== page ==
Check Out NYC's First Official Passive House

Designer Julie Torres Moskovitz upgraded this Park Slope home (dubbed Tighthouse) for maximum energy efficiency.
By: Mina Hochberg

Photo By: Hai Zhang

Photo By: Hai Zhang

Photo By: Hai Zhang

Photo By: Hai Zhang

Photo By: Hai Zhang

Photo By: Hai Zhang

Back Facade

When she renovated the 19th-century home last year, Moskovitz added a new back facade, a third floor, a roof terrace and an artist's studio on the basement floor. The home has an angled roof with solar thermal panels (for hot water) and photovoltaic panels (which reduce electricity).

Living Room

The exposed brick is one of the few details remaining from the original structure. Some of the brick was taken from fireplaces, which were removed because of the air they allow into the home. Tighthouse uses 90% less heating energy.

Kitchen

Large windows may not seem conducive to insulation, but the Passive House Planning Package allows owners to assess all design vs. efficiency tradeoffs. Moskovitz used triple-glazed Schuco windows throughout the house.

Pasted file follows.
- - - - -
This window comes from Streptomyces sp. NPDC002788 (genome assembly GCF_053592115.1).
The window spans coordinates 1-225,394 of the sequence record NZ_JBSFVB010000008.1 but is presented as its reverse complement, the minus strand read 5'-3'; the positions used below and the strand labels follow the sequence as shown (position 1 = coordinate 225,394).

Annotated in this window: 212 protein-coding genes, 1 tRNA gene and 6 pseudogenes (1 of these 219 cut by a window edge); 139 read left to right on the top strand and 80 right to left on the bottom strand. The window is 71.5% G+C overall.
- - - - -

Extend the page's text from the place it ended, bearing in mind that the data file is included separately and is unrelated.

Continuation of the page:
Stairs

The stairs were designed to increase natural light, hence the perforated stainless steel treads.

Master Bathroom

All lighting in the home is either LED or fluorescent. Efficient lighting is just one of the many features that cumulatively reduce overall energy expenditure to 75% less than standard homes.

Front Facade

The gray stucco facade is but one of many layers that helps insulate the home. The original row house was built in 1899 and Moskovitz renovated it in 2012

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